On the single-speed bicycle, the front chainwheel is much larger than the rear cog, having many more individual teeth. Since the rear is smaller, it turns several times for every revolution of the chainwheel, an immediate savings in energy output by the rider. The rider can vary his pedaling according to the speed desired and the conditions under which he is traveling. On a flat section of road, turning the chainwheel at 75 revolutions per minute (rpm), the bicycle will move along at a constant speed of about 15 mph. As the rider approaches a hill things change rapidly. Either the pedaling (chainwheel) slows or the speed reduces, usually both. As the hill is climbed, chainwheel revolutions might slow to about 40 and the speed to about 7 mph. At the same time the rider is putting out a great deal more energy with each revolution of the chainwheel.

At the top of the hill things change once again. Suddenly the chainwheel revolutions are increasing dramatically, requiring less energy on the pedals as speed increases proportionately. Some where around 25 mph the rider’s legs are flailing away at an attempted 120 rpm and there is no longer any force being applied to the pedals at all. The rider then finds it easier to coast until the next level terrain where the pedaling begins again.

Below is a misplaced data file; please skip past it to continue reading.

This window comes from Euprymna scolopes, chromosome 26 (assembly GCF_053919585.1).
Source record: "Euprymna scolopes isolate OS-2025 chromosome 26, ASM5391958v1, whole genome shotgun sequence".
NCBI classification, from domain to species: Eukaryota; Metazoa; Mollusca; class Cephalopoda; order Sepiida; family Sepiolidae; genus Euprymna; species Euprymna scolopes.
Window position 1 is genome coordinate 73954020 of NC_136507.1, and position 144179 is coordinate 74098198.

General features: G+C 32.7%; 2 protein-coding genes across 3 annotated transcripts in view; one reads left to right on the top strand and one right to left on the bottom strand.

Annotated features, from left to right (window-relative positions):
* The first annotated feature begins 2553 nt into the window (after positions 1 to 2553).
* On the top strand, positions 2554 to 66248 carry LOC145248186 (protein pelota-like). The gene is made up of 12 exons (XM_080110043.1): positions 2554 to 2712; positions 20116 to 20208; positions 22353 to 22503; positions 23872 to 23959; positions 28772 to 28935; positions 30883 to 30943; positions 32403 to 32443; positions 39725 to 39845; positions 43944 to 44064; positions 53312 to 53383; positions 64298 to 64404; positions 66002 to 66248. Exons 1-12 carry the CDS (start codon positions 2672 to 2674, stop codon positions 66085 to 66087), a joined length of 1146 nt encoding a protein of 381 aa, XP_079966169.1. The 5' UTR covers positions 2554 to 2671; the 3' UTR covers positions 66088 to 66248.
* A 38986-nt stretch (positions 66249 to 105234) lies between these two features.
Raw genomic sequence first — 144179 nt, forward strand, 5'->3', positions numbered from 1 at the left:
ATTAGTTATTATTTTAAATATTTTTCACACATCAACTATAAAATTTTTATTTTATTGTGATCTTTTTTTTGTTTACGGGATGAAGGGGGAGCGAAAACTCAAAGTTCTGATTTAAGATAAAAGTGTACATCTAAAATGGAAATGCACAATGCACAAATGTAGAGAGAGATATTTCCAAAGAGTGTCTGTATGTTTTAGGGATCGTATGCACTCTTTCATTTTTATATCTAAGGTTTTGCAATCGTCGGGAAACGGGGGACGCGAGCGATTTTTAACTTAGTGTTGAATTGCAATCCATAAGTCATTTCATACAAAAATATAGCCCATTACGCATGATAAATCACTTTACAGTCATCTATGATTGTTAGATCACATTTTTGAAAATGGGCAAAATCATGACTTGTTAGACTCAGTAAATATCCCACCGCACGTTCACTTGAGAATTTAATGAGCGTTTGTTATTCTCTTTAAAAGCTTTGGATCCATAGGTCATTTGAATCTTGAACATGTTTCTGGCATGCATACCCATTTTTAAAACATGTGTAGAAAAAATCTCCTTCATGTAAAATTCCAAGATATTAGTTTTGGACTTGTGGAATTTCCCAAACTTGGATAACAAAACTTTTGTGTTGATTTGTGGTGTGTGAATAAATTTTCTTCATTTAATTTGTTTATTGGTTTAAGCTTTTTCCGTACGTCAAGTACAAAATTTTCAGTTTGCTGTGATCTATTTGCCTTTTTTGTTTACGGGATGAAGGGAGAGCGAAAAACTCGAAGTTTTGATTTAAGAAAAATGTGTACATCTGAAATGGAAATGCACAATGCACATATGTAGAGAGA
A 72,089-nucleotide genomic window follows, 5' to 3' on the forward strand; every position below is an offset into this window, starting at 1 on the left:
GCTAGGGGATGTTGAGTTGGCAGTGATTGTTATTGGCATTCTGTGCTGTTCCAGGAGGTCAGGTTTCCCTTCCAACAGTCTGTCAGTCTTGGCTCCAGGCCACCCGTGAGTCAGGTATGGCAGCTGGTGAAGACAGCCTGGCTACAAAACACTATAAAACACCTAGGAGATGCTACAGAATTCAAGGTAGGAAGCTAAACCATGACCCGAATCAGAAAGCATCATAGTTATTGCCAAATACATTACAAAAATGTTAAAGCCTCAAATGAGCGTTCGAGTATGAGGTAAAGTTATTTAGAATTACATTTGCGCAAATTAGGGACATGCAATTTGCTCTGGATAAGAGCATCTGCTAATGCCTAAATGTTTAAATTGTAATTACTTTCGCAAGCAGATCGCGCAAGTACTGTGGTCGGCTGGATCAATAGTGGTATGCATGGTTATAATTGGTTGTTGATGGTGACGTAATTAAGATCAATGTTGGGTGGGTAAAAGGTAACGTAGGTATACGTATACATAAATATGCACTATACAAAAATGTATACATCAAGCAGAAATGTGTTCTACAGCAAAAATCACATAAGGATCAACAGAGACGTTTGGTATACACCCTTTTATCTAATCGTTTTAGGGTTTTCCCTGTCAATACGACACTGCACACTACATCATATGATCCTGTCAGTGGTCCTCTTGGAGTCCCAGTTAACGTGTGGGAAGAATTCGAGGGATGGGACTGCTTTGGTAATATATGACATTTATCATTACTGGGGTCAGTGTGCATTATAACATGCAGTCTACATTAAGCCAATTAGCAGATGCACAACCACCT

As long as the hills are not too steep, the rider is in good physical condition and is happy to coast downhill, the 1-speed bicycle is satisfactory. However, given increasing steepness of terrain, there comes a point where the rider becomes physically incapable of propelling the bicycle up grades at a pace faster than he can walk. Considering the amount of energy poured into the effort, walking in fact becomes easier than riding.

-Multi-Speed Gearing-

This is where the multi-speed (gear) bicycle comes in, be it anywhere from 3 speeds to 18 speeds. The actual amount of energy required to propel the bicycle does not change (all other factors remaining constant), but through the proper use of the gears the production of that energy becomes easier for the rider of the multi-speed.